Paptic Ltd is a Finnish technology start-up company that focuses on replacing plastic materials in packaging with sustainable fiber-based alternatives. Paptic Ltd as a spin-off from VTT Technical Research Centre of Finland was founded in 2015 by Esa Torniainen , Karita Kinnunen-Raudaskoski, and Tuomas Mustonen. This innovative company from Finland is a pioneer in the fight against plastic pollution.

The Paptic founders are in the list of Fairforce 100 Plastic Waste Reduction Professionals due to their impact-driven expertise on bringing sustainable solutions to the packaging industry.  I had the pleasure of having an insightful interview with Esa Torniainen to hear how Paptic products help us and our planet survive.    

A Sustainable Alternative to Plastic Films

According to Paptic’s Chief Business Development Officer: “We started our business to make the world a bit better place. The whole idea behind Paptic is to bring fast-impact solutions to the market. Likewise, the mission of Paptic Ltd. is defined as helping sustainably oriented companies in transition from plastics to eco-friendly packaging solutions.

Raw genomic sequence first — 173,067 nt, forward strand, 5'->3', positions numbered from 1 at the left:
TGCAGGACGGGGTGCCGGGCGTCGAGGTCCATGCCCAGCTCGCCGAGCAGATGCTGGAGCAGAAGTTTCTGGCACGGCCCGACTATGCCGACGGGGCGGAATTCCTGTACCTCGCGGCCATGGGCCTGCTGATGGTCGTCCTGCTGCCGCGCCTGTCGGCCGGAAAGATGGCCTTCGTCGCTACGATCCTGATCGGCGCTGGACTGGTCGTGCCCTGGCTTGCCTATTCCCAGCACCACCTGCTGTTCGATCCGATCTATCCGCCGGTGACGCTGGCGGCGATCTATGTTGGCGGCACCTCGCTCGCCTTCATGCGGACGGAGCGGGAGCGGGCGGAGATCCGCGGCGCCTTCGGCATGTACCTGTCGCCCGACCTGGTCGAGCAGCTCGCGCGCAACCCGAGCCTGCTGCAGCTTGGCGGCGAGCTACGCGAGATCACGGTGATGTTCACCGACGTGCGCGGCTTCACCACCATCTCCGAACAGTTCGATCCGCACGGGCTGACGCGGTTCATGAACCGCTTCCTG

The story of Paptic began around 2013, when Esa together with the CEO and Co-founder Mr. Tuomas Mustonen were in VTT. Their customers, meaning brand owners and big international companies, were repeatedly asking from them: “Do you have something to replace plastic films?”

As Esa Torniainen describes, “The situation was changing, and companies were ready to pay more for the sustainable alternatives. It was a very strong signal, so we studied different options and processes for creating a product or material that could challenge plastic films fast”. 

Entrepreneurship and Taking the Responsibility 

We are all aware of the current unpleasant environmental facts and the necessity of practical actions for our common futureThere is no time to waste. It is almost ten million tons of plastic waste ending up in the ocean every year; we cannot wait for another ten years, we need to react now,” as Esa implies.

Having worked for decades in the forest industry, Esa knew that there are many product opportunities using wood fibers in novel ways and the possibility of introducing totally new kinds of raw materials that bring new product features to paper. At this stage, Paptic’s third co-founder Dr. Karita Kinnunen-Raudaskoski came into the picture as Chief Technology Officer (CTO). She is an expert and a high-profile researcher in the field of paper & forest products’ industry, polymer chemistry, and nanomaterials. 

After defining the product and having samples ready at Paptic, it was time to meet brands and retailers. The feedback was positive, and they wanted to order the Paptic material. But they’ve faced a problem as Esa explains, “To whom we will introduce the idea?  If we start selling this idea or IP to big international chemical or forest industry companies, it will take years to make it operational. These companies could not make this reality fast enough”.